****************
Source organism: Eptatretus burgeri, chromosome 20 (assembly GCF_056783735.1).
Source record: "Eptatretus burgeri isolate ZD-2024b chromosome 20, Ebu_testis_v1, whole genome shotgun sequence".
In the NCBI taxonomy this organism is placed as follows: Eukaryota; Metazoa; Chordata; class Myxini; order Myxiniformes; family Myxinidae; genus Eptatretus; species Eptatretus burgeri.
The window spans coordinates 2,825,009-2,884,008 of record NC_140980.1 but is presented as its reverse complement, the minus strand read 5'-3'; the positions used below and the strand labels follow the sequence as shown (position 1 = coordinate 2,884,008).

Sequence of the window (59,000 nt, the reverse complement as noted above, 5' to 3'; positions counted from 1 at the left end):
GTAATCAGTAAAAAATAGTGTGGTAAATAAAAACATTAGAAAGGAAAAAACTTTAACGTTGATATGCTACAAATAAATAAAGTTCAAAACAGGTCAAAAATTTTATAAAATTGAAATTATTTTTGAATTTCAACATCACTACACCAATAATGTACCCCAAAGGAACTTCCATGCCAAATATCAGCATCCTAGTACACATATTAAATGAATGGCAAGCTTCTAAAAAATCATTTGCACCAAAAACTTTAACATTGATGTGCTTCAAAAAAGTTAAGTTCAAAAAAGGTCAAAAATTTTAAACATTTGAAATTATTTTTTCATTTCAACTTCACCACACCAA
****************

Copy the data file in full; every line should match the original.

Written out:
Source organism: Eptatretus burgeri, chromosome 20 (assembly GCF_056783735.1).
Source record: "Eptatretus burgeri isolate ZD-2024b chromosome 20, Ebu_testis_v1, whole genome shotgun sequence".
In the NCBI taxonomy this organism is placed as follows: Eukaryota; Metazoa; Chordata; class Myxini; order Myxiniformes; family Myxinidae; genus Eptatretus; species Eptatretus burgeri.
The window spans coordinates 2,825,009-2,884,008 of record NC_140980.1 but is presented as its reverse complement, the minus strand read 5'-3'; the positions used below and the strand labels follow the sequence as shown (position 1 = coordinate 2,884,008).

Sequence of the window (59,000 nt, the reverse complement as noted above, 5' to 3'; positions counted from 1 at the left end):
GTAATCAGTAAAAAATAGTGTGGTAAATAAAAACATTAGAAAGGAAAAAACTTTAACGTTGATATGCTACAAATAAATAAAGTTCAAAACAGGTCAAAAATTTTATAAAATTGAAATTATTTTTGAATTTCAACATCACTACACCAATAATGTACCCCAAAGGAACTTCCATGCCAAATATCAGCATCCTAGTACACATATTAAATGAATGGCAAGCTTCTAAAAAATCATTTGCACCAAAAACTTTAACATTGATGTGCTTCAAAAAAGTTAAGTTCAAAAAAGGTCAAAAATTTTAAACATTTGAAATTATTTTTTCATTTCAACTTCACCACACCAA